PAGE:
Rockwood Cemetery's All Souls Chapel has undergone refurbishment under the direction of architectural firm Weston Williamson + Partners.
Rookwood General Cemetery is one of the oldest, largest and most multicultural cemeteries in Australia. Its vast and historical landscape and diverse offerings for Sydney's culturally diverse communities has also made it one of the city's most significant heritage sites.
The art deco All Souls Chapel is undoubtedly one of Rockwood's most definitive structures. Built in the 1950s, the building remains in regular use. To ensure it remained suitable for the needs of the community, it was decided that the building should undergo renovations to accommodate a growing number of denominations and to allow for cremation services.
Sydney-based Weston Williamson + Partners was successful in securing the All Souls Chapel refurbishment project. The firm was presented with a design brief to transform a clinical interior with significant acoustics issues into a space that is warm and visually impressive. Inspired by the existing exterior decoration of the site, the firm set about incorporating aspects of it in the interior.
Flat plasterboard tiles lined the roof, though it was understood that a barrel-vaulted ceiling was hidden behind it.
"Rookwood General Cemetery’s CEO, George Simpson, wanted to expose the original ceiling," says Mark Kelly, managing director Australia, Weston Williamson + Partners.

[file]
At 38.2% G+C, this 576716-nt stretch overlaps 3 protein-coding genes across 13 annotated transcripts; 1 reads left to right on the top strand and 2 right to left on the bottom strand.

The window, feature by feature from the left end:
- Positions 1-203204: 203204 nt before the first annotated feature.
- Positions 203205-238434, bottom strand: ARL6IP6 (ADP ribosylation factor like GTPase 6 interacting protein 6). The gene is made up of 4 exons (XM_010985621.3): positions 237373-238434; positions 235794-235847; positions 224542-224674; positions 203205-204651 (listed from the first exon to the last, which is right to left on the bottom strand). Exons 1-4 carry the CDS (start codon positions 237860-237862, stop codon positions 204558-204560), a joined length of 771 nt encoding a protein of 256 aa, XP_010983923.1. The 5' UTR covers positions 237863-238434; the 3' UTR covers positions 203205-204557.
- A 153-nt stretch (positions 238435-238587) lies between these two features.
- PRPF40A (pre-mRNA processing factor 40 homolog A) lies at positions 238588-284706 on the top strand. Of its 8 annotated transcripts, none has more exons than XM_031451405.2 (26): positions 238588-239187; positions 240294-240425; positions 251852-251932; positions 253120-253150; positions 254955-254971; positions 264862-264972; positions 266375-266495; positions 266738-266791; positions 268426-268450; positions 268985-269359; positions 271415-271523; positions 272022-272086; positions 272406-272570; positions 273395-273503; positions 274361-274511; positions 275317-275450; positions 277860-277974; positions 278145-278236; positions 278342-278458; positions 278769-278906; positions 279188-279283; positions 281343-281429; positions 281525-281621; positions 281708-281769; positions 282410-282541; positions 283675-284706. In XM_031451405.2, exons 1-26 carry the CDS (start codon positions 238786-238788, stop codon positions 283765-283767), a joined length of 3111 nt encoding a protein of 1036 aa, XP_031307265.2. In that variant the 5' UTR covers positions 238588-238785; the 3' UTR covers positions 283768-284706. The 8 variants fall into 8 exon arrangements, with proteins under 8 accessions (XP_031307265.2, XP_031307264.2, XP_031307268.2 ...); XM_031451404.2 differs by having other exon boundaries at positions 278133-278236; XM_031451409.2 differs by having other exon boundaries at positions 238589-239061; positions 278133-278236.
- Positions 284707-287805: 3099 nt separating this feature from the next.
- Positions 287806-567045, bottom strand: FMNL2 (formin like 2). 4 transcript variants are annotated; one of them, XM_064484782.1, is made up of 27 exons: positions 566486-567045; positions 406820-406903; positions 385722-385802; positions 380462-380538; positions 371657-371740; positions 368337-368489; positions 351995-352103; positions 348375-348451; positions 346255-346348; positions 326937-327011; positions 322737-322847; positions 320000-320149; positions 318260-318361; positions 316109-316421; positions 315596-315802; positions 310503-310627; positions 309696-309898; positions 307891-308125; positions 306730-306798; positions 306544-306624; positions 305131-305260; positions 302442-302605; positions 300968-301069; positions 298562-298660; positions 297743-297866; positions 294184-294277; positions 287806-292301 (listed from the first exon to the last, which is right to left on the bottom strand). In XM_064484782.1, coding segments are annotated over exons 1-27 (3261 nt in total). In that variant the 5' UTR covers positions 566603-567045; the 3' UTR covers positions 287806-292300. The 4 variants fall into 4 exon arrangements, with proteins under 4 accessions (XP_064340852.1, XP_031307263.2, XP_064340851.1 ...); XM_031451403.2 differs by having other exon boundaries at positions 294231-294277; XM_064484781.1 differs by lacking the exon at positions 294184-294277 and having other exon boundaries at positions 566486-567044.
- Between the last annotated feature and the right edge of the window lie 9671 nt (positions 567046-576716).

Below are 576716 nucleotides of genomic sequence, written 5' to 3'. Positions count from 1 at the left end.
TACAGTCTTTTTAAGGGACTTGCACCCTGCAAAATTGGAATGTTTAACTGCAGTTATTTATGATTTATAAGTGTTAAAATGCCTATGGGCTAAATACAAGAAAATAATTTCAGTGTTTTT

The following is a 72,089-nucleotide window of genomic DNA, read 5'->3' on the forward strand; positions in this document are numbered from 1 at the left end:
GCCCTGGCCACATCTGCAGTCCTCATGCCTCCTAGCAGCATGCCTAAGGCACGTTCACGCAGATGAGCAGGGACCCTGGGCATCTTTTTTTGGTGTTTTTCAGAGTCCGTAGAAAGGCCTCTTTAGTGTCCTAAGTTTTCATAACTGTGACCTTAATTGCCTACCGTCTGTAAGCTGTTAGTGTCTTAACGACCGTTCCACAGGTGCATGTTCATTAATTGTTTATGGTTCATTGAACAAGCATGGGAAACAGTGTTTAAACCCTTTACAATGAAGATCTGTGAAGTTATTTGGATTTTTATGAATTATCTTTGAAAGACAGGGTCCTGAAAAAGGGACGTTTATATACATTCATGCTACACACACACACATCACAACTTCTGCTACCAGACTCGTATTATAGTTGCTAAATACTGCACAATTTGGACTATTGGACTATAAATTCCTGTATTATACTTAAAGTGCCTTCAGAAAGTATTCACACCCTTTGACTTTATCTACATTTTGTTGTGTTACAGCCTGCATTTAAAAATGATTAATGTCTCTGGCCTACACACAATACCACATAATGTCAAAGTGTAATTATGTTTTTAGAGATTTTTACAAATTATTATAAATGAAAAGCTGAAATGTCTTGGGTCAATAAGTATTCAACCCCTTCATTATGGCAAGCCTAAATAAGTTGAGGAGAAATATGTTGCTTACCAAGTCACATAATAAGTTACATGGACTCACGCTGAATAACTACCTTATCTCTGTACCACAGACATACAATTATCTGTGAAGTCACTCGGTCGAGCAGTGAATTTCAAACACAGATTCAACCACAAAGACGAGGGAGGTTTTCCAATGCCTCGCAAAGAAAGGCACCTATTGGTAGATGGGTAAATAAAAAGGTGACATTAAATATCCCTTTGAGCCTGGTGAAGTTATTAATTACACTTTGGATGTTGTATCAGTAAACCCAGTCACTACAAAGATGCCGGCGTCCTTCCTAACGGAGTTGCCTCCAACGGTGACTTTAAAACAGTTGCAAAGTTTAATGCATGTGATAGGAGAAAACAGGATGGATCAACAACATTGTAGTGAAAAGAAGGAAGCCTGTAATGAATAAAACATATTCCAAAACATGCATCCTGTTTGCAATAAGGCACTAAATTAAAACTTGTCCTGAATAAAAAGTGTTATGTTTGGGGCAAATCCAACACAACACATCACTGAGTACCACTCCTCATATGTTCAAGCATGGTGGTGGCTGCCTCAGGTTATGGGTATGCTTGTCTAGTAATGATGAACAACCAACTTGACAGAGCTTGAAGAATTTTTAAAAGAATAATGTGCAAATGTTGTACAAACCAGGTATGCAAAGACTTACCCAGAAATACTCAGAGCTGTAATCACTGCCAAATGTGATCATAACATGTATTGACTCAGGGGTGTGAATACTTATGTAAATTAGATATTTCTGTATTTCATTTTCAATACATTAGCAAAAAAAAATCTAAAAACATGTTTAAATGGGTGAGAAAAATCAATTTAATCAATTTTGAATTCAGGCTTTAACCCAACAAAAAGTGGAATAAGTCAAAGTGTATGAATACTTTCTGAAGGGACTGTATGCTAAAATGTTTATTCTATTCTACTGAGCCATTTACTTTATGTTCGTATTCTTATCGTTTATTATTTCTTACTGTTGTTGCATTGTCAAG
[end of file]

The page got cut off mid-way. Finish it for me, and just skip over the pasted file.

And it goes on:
"Following some investigation, we opened the roof to see what was possible. Working with an existing building you have to be flexible; a modular solution isn’t often suitable. A clip-on system of warm, hardwood timbers was designed and a true semi-circle vault created."
Customised lighting plays a critical part in providing the inviting atmosphere called for in the brief.
"Lighting has such an influence on making a space better," says Kelly. "Simple concepts were used in this project, including wall washing to create a warm ambience. Four custom-made circular pendant lights of various sizes were hung from the ceiling. This shape reflects the cream band that wraps around the external parapets."
When it came to exterior refurbishment, the goal was to create more space for visitors to congregate, regardless of numbers or weather conditions. An elevated podium and canopy were built to provide additional capacity while maintaining the building's integrity. A continuous herringbone tiled floor was created from the road to the altar, providing a visually impactful, seamless design. Ramps were also installed to allow for wheelchair access.
The final stage of the refurbishment was the catafalque. It was also the most challenging stage. A catafalque is a raised structure that supports the coffin during the service before dropping to hide the coffin and simulate a cremation. Weston Williamson + Partners worked with local fabricators to design the herringbone-patterned timber skin and glass screen which also included a circular pattern.
The feature allows Rockwood Cemetery to conduct a service that resembles a regular cremation without the costs and other considerations that come with maintaining a furnace. Caskets are moved offsite to a cremation facility once the ceremony has concluded. Overall, the new service offers an affordable option for families where a grave plot is not a cultural requirement.
"We are proud to have been involved with Rookwood General Cemetery to help bring their vision to life," says Kelly. "The All Souls Chapel was our first cultural building project in Sydney and its completion is an important milestone for us."